The School for Wives

The School for Wives
by Molière, translated by Justin Fleming. Bell Shakespeare. directed by Lee Lewis. The Playhouse, Canberra, 25 September – 6 October; The Playhouse, Sydney Opera House, 23 October – 24 November 2012

Some plays tickle you with their physical antics; others, with the consequences of terrible judgement; others again, with a sequence of believable misunderstandings and conflicts.  But this staging of Molière's School for Wives is so full of rich, delicious fun—character defects and foibles, webs of deceit, brilliant use of set design and props, language jokes, even the on-stage musician's interactions with the players—that it's hard to pinpoint a single reason for guffawing so much.  In a strange twist of oversight, comedies tend not to be regarded as serious theatre in the sense of offering insight into what it is to be human.

As is so often the case, the common dogma is simply and demonstrably wrong: look at the power of the comedies of Voltaire and of Shakespeare to shed light on the human condition.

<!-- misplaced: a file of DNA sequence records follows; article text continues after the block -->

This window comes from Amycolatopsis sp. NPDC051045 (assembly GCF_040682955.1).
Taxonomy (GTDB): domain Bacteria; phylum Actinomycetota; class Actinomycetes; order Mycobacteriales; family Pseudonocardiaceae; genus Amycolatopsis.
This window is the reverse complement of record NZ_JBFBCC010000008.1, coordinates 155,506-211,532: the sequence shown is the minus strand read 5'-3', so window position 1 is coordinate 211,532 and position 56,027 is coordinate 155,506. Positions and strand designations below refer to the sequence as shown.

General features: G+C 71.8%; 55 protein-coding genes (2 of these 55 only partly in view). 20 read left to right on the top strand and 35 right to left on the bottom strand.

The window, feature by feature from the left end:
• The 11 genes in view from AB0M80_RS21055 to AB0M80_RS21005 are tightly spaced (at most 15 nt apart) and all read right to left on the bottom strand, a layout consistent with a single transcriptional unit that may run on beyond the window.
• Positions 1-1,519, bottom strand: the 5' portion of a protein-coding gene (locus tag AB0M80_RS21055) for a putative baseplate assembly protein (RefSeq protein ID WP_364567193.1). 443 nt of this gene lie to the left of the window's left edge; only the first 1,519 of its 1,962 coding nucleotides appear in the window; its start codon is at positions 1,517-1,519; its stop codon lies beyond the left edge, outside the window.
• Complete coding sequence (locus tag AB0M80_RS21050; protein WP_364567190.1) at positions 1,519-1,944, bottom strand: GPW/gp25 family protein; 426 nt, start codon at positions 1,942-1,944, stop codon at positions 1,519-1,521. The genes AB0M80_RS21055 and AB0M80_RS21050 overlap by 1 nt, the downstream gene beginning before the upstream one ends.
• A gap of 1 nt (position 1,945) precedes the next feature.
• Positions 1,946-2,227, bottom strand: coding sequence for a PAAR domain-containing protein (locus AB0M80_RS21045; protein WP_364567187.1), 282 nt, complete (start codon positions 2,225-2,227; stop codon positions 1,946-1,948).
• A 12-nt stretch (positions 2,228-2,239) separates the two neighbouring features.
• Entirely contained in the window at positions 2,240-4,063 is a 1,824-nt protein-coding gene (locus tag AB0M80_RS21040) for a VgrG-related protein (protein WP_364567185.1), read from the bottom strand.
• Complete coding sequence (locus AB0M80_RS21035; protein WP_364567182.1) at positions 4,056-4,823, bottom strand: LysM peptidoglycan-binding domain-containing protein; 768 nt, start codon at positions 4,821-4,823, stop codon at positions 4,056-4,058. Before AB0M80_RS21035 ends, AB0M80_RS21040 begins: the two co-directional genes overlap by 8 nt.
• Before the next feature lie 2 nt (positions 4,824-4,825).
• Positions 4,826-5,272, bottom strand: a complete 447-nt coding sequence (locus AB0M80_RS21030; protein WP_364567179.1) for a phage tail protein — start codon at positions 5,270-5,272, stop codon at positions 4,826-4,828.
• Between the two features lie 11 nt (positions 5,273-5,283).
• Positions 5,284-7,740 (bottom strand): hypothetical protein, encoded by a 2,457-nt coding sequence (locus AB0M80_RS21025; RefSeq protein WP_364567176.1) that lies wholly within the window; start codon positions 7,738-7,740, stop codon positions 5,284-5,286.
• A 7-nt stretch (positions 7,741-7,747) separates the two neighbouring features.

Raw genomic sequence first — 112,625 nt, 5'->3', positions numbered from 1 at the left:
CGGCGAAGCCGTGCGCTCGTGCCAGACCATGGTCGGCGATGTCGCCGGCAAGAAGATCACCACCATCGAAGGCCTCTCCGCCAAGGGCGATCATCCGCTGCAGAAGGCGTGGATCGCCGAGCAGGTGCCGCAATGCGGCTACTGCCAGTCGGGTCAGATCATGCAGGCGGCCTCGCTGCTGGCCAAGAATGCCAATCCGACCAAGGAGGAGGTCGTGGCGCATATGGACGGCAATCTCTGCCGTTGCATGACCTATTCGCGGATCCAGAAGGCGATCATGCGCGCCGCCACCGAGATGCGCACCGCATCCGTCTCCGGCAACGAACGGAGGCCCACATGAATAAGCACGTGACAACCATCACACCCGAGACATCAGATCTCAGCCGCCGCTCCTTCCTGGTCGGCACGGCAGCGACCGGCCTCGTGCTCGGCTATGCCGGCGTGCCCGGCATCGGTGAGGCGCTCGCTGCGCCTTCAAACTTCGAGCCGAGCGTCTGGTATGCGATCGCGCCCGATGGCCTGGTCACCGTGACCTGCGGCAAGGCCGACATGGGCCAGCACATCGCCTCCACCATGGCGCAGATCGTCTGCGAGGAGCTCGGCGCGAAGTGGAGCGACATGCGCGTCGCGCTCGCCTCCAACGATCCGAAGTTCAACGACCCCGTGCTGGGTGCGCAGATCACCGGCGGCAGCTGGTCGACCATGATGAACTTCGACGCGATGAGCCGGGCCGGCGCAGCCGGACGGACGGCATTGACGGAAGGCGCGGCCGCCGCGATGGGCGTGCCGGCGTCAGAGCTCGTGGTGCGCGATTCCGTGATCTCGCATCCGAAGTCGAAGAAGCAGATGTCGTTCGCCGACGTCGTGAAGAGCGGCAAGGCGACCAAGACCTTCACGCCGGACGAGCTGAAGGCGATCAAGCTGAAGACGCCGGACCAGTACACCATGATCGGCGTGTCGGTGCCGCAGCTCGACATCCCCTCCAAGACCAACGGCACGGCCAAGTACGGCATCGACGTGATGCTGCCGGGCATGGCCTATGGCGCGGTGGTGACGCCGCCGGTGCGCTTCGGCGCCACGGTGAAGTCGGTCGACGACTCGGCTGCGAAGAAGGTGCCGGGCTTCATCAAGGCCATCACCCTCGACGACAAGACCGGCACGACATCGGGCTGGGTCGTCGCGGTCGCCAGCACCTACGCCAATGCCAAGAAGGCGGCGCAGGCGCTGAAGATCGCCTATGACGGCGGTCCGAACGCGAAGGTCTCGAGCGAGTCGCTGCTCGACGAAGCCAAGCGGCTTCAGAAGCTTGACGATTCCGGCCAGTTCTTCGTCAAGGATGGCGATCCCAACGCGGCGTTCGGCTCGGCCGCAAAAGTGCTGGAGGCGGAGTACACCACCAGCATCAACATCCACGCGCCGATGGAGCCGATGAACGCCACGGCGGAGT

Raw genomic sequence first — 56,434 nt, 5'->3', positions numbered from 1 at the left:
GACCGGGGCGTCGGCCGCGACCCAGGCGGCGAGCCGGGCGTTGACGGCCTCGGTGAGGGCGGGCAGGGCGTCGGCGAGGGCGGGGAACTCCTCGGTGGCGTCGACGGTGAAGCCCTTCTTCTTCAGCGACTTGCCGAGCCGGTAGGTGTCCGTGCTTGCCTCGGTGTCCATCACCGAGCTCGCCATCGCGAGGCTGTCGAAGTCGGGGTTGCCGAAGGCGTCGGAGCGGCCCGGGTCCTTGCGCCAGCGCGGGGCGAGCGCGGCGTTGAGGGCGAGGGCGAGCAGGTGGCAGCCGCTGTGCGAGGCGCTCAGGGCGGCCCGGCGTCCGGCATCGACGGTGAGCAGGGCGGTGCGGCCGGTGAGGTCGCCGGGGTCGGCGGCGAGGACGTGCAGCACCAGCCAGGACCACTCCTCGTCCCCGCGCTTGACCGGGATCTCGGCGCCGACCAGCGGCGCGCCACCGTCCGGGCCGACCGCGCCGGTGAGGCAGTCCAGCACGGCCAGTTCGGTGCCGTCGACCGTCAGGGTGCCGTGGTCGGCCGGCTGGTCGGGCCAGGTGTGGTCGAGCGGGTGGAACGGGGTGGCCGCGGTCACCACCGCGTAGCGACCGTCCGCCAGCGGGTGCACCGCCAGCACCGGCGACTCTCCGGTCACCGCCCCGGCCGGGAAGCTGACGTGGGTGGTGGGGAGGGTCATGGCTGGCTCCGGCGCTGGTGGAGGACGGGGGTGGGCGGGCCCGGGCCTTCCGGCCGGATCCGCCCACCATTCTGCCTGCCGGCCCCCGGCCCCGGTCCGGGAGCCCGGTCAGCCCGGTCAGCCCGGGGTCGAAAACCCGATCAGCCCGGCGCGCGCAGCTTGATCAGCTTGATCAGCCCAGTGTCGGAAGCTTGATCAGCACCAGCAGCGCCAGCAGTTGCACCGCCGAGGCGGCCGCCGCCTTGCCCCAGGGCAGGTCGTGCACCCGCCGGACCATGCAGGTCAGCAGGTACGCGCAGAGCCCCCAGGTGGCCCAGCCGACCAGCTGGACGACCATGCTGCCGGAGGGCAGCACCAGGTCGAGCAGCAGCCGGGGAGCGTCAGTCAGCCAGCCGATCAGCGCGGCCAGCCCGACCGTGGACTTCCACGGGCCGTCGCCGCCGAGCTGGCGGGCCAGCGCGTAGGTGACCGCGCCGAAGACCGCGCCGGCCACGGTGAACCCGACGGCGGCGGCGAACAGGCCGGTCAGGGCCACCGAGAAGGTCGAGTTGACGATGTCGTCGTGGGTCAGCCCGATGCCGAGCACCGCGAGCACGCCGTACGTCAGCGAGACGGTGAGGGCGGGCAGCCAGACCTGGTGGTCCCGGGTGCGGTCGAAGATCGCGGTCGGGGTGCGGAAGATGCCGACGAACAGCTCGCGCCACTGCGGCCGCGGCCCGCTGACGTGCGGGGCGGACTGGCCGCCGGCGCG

The present translation of Molière's comic take on what was recently known as the battle of the sexes is nothing less than inspired in its power to reveal us to ourselves candidly.  Director Lee Lewis's staging of it is as creative as Molière's writing and Justin Fleming's translation and adaption, and the integration of the whole must be seen, at least once, to be believed.  Even the delightful live musical accompaniment is integrated into the play, and the dialogue is lush with odd references to popular culture that enrich the play's cultural richness.  Fleming and Lewis have been masterful in setting the tale in 1920s Paris; and Bell's accomplished players perform it exquisitely.  If I single out Andrew Johnston's Fawlty Towers–Manuelesque character Alan; Harriet Dyer's utterly believable guilelessness as Agnes; or Jonathan Elsom's very distinct characters of Henri and a notary (as well as a waiter of prodigious dexterity) for mention as especially dear, it's not because the others were any lesser actors.  Every performance was a treat in credibility.


If you see any play twice this year, make it this one.  I could have turned around and watched it again on the same evening.  Yes, it's that good.


John P. Harvey


Image: Harriet Dwyer and John Adam, in The School for Wives. Photographer: Brett Boardman.

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